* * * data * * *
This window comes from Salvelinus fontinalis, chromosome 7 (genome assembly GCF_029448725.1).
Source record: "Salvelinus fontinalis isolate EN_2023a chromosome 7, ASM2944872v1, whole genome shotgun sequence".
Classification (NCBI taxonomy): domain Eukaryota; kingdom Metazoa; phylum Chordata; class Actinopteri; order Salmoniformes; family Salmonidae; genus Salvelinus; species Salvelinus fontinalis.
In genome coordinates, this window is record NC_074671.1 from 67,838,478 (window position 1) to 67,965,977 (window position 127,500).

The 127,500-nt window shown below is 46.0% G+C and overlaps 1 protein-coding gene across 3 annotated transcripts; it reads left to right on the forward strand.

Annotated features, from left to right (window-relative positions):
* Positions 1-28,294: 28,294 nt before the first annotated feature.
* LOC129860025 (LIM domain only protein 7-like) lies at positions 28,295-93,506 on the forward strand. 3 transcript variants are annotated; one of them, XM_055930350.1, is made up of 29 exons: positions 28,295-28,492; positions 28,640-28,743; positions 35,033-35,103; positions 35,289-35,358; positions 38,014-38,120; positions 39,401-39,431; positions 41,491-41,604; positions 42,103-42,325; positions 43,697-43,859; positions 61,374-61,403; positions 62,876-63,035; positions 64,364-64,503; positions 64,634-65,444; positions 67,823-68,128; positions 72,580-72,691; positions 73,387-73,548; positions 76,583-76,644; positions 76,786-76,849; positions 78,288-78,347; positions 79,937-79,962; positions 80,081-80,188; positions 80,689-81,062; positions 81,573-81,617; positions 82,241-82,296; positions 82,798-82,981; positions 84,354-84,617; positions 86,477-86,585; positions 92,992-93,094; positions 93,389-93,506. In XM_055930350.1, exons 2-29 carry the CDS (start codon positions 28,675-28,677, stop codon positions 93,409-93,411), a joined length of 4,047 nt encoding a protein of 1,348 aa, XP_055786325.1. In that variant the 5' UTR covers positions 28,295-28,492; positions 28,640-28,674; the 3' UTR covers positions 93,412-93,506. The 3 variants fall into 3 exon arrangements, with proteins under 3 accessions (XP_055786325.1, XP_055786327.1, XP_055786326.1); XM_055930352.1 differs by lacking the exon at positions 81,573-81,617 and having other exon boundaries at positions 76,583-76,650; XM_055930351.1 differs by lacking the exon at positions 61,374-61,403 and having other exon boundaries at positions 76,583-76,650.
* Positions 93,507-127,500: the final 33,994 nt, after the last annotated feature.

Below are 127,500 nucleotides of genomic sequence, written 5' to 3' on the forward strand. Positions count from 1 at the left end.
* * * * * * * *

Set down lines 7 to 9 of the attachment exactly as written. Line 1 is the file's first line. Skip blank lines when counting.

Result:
* Positions 1-28,294: 28,294 nt before the first annotated feature.
* LOC129860025 (LIM domain only protein 7-like) lies at positions 28,295-93,506 on the forward strand. 3 transcript variants are annotated; one of them, XM_055930350.1, is made up of 29 exons: positions 28,295-28,492; positions 28,640-28,743; positions 35,033-35,103; positions 35,289-35,358; positions 38,014-38,120; positions 39,401-39,431; positions 41,491-41,604; positions 42,103-42,325; positions 43,697-43,859; positions 61,374-61,403; positions 62,876-63,035; positions 64,364-64,503; positions 64,634-65,444; positions 67,823-68,128; positions 72,580-72,691; positions 73,387-73,548; positions 76,583-76,644; positions 76,786-76,849; positions 78,288-78,347; positions 79,937-79,962; positions 80,081-80,188; positions 80,689-81,062; positions 81,573-81,617; positions 82,241-82,296; positions 82,798-82,981; positions 84,354-84,617; positions 86,477-86,585; positions 92,992-93,094; positions 93,389-93,506. In XM_055930350.1, exons 2-29 carry the CDS (start codon positions 28,675-28,677, stop codon positions 93,409-93,411), a joined length of 4,047 nt encoding a protein of 1,348 aa, XP_055786325.1. In that variant the 5' UTR covers positions 28,295-28,492; positions 28,640-28,674; the 3' UTR covers positions 93,412-93,506. The 3 variants fall into 3 exon arrangements, with proteins under 3 accessions (XP_055786325.1, XP_055786327.1, XP_055786326.1); XM_055930352.1 differs by lacking the exon at positions 81,573-81,617 and having other exon boundaries at positions 76,583-76,650; XM_055930351.1 differs by lacking the exon at positions 61,374-61,403 and having other exon boundaries at positions 76,583-76,650.
* Positions 93,507-127,500: the final 33,994 nt, after the last annotated feature.